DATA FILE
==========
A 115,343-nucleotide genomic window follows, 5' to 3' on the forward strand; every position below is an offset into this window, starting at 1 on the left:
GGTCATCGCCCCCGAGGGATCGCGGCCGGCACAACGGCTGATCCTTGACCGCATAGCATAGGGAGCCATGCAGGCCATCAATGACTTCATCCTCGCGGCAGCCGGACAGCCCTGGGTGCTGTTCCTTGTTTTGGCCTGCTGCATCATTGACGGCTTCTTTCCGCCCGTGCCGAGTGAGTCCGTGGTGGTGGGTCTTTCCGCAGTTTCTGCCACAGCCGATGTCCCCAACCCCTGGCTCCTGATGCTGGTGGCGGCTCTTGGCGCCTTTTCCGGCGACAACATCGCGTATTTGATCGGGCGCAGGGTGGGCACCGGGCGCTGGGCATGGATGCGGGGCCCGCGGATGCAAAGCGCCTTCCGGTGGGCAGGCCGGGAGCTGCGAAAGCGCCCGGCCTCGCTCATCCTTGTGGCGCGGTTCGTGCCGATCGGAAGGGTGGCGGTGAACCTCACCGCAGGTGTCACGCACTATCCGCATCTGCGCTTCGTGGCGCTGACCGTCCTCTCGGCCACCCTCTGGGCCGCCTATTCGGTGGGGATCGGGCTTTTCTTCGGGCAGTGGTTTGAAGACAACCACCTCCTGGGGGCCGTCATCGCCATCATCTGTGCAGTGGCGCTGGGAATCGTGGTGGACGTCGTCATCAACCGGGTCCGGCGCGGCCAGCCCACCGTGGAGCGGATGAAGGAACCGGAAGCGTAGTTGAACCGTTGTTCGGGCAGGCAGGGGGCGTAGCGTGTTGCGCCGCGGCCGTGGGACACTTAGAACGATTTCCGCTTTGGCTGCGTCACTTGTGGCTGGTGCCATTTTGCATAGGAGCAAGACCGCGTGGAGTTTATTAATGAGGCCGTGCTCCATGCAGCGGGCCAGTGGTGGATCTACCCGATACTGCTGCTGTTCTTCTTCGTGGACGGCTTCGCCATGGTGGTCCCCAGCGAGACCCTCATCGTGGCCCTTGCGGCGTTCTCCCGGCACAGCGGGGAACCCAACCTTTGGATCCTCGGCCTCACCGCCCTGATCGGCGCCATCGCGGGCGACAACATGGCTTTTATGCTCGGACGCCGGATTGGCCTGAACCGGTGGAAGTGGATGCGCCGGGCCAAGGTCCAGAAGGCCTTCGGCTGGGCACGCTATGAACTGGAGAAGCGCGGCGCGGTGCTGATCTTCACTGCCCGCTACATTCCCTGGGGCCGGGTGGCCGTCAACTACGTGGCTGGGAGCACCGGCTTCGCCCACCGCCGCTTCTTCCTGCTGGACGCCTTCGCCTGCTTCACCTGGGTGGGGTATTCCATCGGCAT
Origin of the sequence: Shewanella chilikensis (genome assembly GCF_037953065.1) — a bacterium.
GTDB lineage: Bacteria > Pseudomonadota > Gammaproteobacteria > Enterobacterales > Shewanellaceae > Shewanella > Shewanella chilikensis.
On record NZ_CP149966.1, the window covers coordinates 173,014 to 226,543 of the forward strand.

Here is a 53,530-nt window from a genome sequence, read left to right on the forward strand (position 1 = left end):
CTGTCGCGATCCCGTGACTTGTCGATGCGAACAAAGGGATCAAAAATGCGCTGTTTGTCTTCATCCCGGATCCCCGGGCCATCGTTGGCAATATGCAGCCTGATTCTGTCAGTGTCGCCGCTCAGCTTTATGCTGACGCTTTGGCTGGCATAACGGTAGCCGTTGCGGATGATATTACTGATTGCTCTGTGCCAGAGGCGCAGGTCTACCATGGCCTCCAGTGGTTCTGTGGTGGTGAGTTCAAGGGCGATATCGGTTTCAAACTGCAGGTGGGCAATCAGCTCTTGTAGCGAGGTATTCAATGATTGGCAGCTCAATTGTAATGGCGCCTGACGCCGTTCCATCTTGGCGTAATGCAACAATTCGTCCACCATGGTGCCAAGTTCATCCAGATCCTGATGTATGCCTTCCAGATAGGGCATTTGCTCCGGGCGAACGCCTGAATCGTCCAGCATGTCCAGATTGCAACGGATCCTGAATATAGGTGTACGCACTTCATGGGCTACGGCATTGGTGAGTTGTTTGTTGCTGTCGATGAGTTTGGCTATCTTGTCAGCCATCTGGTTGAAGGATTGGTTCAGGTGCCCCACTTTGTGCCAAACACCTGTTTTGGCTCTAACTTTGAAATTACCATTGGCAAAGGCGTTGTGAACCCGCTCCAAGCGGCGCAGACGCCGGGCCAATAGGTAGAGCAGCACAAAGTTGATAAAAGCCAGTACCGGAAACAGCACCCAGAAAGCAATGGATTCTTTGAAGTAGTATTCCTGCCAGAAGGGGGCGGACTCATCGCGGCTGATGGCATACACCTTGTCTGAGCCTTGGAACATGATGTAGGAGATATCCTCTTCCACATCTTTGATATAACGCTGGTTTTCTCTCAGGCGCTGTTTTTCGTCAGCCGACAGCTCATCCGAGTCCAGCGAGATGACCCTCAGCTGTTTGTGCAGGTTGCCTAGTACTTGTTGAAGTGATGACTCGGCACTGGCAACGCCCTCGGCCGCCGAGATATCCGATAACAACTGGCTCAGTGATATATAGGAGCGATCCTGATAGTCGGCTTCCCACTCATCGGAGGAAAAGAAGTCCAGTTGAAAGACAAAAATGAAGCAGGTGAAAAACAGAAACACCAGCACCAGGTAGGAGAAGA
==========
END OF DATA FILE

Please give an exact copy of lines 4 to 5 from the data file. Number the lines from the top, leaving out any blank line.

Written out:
GTDB lineage: Bacteria > Pseudomonadota > Gammaproteobacteria > Enterobacterales > Shewanellaceae > Shewanella > Shewanella chilikensis.
On record NZ_CP149966.1, the window covers coordinates 173,014 to 226,543 of the forward strand.